As lawmakers begin scrutinizing a new state budget proposal for next year, RIPEC brings you a brief update on major public policy developments in the Ocean State.
RIPEC on Public Policy
- RIPEC released the Key Performance Indicators Quarterly Briefing for Q4 2021 in partnership with Bryant University’s Center for Global and Regional Economic Studies. The data show that while the state’s economic outlook continues to improve, Rhode Island lags New England and the U.S. in key areas, including unemployment and job growth.
- The Providence Journal, “Study: RI economy recovers from pandemic, but slower than nation’s economy”
- Providence Business News, “RIPEC-Bryant report: R.I. economic recovery lagging nation”
- The second report in RIPEC’s series on municipal finance analyzes property tax systems across the state’s 39 cities and towns. The report found that Rhode Island struggles with large imbalances in property wealth, as well as striking differences among the tax burdens of property owners, and that these imbalances affect the delivery of equitable municipal services while hindering economic development and affordable housing.
- The Boston Globe, “New report says R.I.’s property tax system is ‘out of balance,’ hindering affordable housing construction, economic development”
- Providence Business News, “RIPEC: Municipal property tax system ‘out of balance,’ needs reform”
- Having served as co-chair to the City of Providence’s Pension Working Group, RIPEC President and CEO Michael DiBiase offered his support for recommendations to address the city’s $1.2 billion unfunded pension liability in the Working Group’s final report, including seeking approval for a $500 million pension obligation bond (POB). DiBiase noted that while POBs involve risk, the city has limited options and cannot afford to do nothing. Additionally, the Working Group is recommending additional guardrails for the POB, including gradually increasing the city’s annual pension payments and requiring voter approval.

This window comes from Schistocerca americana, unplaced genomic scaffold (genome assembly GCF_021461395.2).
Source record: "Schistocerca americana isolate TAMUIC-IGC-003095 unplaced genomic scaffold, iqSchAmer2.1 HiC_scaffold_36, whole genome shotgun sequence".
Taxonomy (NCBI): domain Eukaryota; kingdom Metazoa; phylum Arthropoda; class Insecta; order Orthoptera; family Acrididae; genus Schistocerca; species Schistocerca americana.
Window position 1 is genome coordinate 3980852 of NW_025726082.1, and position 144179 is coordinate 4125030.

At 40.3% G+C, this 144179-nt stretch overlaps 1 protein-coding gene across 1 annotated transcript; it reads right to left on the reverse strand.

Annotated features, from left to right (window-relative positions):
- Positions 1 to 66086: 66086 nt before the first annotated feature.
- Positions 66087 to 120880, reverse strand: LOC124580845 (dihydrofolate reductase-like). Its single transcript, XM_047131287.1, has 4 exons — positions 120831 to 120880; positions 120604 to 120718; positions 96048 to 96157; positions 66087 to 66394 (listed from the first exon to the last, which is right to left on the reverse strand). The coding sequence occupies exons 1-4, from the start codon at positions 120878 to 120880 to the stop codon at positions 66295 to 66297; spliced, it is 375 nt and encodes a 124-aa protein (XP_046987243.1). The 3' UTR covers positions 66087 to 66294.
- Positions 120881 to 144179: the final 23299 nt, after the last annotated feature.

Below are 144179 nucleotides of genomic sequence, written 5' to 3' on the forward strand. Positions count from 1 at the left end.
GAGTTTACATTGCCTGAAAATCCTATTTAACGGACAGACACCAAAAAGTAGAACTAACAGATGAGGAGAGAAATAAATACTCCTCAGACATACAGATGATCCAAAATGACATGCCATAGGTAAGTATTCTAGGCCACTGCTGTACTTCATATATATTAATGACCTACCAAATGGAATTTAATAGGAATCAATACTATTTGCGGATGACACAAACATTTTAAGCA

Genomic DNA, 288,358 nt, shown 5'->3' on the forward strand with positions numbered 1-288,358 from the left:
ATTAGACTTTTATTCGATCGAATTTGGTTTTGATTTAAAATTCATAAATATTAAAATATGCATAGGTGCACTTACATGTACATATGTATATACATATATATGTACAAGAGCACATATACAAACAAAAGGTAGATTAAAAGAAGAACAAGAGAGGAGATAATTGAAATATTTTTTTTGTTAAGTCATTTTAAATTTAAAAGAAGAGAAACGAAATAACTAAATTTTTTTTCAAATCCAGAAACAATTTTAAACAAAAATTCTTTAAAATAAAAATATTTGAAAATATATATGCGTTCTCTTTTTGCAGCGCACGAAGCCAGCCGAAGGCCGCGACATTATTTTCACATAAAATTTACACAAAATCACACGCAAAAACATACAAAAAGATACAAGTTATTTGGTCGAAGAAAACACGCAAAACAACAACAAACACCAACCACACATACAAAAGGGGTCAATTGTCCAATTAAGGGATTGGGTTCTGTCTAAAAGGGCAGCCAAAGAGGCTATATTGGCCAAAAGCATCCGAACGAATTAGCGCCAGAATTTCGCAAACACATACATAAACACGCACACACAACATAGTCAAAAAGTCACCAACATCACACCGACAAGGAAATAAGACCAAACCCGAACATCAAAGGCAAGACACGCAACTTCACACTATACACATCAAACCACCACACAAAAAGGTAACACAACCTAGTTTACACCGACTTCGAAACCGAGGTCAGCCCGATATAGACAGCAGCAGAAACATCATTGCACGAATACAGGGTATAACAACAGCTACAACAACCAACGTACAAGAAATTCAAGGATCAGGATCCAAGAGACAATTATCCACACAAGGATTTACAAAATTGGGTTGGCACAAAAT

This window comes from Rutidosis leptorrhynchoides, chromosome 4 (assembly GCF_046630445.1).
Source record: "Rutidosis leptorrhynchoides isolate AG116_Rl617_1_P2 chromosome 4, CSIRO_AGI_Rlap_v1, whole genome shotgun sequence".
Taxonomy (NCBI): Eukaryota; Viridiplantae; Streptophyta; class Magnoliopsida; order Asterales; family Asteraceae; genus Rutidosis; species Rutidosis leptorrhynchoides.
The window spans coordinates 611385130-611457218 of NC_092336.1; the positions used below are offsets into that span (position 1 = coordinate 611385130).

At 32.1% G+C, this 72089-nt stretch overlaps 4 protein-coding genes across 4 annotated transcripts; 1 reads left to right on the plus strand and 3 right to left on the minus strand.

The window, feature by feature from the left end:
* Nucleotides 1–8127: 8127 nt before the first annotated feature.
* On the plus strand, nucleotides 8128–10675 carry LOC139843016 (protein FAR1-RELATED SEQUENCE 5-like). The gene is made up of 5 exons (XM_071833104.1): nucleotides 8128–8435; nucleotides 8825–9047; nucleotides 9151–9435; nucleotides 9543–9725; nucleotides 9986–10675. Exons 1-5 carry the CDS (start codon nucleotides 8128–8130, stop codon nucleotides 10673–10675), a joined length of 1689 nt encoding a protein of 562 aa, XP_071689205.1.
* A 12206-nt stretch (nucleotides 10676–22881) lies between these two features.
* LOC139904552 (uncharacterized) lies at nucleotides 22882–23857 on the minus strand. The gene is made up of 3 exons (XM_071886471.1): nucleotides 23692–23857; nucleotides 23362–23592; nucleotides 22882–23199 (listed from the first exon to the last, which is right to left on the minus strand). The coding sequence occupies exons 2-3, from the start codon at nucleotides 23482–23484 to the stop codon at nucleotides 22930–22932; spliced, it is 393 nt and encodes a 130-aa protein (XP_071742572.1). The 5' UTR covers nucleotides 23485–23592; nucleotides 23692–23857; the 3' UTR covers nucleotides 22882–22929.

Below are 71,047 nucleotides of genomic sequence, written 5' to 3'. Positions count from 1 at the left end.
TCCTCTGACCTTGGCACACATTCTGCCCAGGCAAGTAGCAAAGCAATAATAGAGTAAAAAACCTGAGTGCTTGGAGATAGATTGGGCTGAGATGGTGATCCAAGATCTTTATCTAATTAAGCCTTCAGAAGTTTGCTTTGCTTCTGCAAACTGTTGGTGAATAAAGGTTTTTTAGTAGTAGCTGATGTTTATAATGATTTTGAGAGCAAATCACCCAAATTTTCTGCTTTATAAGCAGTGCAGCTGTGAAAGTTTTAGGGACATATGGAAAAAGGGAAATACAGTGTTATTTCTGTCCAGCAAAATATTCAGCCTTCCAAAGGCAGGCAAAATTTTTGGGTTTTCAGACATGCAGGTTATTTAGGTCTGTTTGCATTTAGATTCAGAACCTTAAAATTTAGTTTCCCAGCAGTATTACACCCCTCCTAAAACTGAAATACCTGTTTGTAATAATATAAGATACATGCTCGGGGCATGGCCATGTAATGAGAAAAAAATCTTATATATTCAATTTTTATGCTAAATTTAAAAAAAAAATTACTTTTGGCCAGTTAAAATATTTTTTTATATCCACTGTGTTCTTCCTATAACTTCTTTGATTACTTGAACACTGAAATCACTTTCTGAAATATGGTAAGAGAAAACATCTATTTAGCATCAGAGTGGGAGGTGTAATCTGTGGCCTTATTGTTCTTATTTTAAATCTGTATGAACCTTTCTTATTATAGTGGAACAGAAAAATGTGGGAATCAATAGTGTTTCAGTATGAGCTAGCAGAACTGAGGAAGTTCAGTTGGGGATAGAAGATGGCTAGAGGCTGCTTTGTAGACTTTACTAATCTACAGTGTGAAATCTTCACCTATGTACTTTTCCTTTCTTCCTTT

- The Providence Journal, “Mayor Elorza floats $500 million pension obligation bond, smaller than last year’s pitch”
- Michael DiBiase commented to the Providence Business News that Governor Daniel J. McKee’s fiscal year 2023 budget proposal is relatively conservative overall, despite proposing hundreds of millions of dollars in new spending from the American Rescue Plan Act (ARPA) and surplus funds.
- The U.S. Department of the Treasury released its final regulations on how cities and states can spend billions in ARPA funds. Among other clarifications, the rule gives cities and towns greater flexibility to use funds to replace lost revenue.
- Thanks to stronger than expected revenues and an influx of federal funds, nearly half of states are considering proposals to cut taxes early in their 2022 legislative sessions.
What to Look for in February
- RIPEC will publish an analysis of Governor McKee’s FY 2023 budget proposal and the state’s fiscal position, as well as its annual “How Rhode Island Compares” report.
- State lawmakers in the House and Senate will begin holding hearings on the individual articles of the governor’s proposed FY 2023 budget.